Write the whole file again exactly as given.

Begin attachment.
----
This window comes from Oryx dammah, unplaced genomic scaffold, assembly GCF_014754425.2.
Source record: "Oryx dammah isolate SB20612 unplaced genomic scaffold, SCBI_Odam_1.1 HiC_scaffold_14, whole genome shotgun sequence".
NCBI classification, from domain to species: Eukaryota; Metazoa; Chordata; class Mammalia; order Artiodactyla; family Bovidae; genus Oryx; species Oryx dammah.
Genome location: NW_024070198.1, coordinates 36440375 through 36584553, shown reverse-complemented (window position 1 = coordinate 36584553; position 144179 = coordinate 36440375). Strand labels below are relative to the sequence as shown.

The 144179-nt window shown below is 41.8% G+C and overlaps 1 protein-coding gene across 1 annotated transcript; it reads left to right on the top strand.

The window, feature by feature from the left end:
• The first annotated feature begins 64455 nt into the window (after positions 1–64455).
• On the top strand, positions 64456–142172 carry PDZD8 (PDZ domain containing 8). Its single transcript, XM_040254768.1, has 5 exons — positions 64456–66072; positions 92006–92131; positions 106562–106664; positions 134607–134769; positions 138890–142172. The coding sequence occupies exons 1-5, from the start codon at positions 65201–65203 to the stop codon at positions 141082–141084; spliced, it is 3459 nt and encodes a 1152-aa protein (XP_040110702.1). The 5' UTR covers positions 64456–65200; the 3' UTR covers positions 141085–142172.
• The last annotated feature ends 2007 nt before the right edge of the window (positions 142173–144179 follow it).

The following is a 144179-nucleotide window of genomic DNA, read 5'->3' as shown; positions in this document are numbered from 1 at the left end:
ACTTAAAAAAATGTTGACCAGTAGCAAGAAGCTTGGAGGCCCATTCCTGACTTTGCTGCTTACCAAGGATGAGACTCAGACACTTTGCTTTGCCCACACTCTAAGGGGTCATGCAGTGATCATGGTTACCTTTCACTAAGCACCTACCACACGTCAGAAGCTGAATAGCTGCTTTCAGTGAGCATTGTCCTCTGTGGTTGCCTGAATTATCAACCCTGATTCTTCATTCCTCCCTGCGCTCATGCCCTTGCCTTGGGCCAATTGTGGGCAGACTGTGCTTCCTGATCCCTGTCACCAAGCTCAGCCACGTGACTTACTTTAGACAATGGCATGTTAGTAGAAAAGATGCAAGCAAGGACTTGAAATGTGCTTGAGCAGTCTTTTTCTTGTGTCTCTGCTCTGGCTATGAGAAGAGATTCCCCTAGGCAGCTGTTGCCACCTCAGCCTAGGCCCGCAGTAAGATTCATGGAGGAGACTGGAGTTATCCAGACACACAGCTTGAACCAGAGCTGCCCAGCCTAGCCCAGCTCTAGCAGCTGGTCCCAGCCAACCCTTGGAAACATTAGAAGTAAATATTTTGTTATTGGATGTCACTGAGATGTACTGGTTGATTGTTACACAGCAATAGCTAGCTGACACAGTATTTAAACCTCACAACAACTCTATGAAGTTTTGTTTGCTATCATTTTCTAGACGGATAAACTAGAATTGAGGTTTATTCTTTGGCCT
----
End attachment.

This window comes from Oryx dammah, unplaced genomic scaffold, assembly GCF_014754425.2.
Source record: "Oryx dammah isolate SB20612 unplaced genomic scaffold, SCBI_Odam_1.1 HiC_scaffold_14, whole genome shotgun sequence".
NCBI classification, from domain to species: Eukaryota; Metazoa; Chordata; class Mammalia; order Artiodactyla; family Bovidae; genus Oryx; species Oryx dammah.
Genome location: NW_024070198.1, coordinates 36440375 through 36584553, shown reverse-complemented (window position 1 = coordinate 36584553; position 144179 = coordinate 36440375). Strand labels below are relative to the sequence as shown.

The 144179-nt window shown below is 41.8% G+C and overlaps 1 protein-coding gene across 1 annotated transcript; it reads left to right on the top strand.

The window, feature by feature from the left end:
• The first annotated feature begins 64455 nt into the window (after positions 1–64455).
• On the top strand, positions 64456–142172 carry PDZD8 (PDZ domain containing 8). Its single transcript, XM_040254768.1, has 5 exons — positions 64456–66072; positions 92006–92131; positions 106562–106664; positions 134607–134769; positions 138890–142172. The coding sequence occupies exons 1-5, from the start codon at positions 65201–65203 to the stop codon at positions 141082–141084; spliced, it is 3459 nt and encodes a 1152-aa protein (XP_040110702.1). The 5' UTR covers positions 64456–65200; the 3' UTR covers positions 141085–142172.
• The last annotated feature ends 2007 nt before the right edge of the window (positions 142173–144179 follow it).

The following is a 144179-nucleotide window of genomic DNA, read 5'->3' as shown; positions in this document are numbered from 1 at the left end:
ACTTAAAAAAATGTTGACCAGTAGCAAGAAGCTTGGAGGCCCATTCCTGACTTTGCTGCTTACCAAGGATGAGACTCAGACACTTTGCTTTGCCCACACTCTAAGGGGTCATGCAGTGATCATGGTTACCTTTCACTAAGCACCTACCACACGTCAGAAGCTGAATAGCTGCTTTCAGTGAGCATTGTCCTCTGTGGTTGCCTGAATTATCAACCCTGATTCTTCATTCCTCCCTGCGCTCATGCCCTTGCCTTGGGCCAATTGTGGGCAGACTGTGCTTCCTGATCCCTGTCACCAAGCTCAGCCACGTGACTTACTTTAGACAATGGCATGTTAGTAGAAAAGATGCAAGCAAGGACTTGAAATGTGCTTGAGCAGTCTTTTTCTTGTGTCTCTGCTCTGGCTATGAGAAGAGATTCCCCTAGGCAGCTGTTGCCACCTCAGCCTAGGCCCGCAGTAAGATTCATGGAGGAGACTGGAGTTATCCAGACACACAGCTTGAACCAGAGCTGCCCAGCCTAGCCCAGCTCTAGCAGCTGGTCCCAGCCAACCCTTGGAAACATTAGAAGTAAATATTTTGTTATTGGATGTCACTGAGATGTACTGGTTGATTGTTACACAGCAATAGCTAGCTGACACAGTATTTAAACCTCACAACAACTCTATGAAGTTTTGTTTGCTATCATTTTCTAGACGGATAAACTAGAATTGAGGTTTATTCTTTGGCCT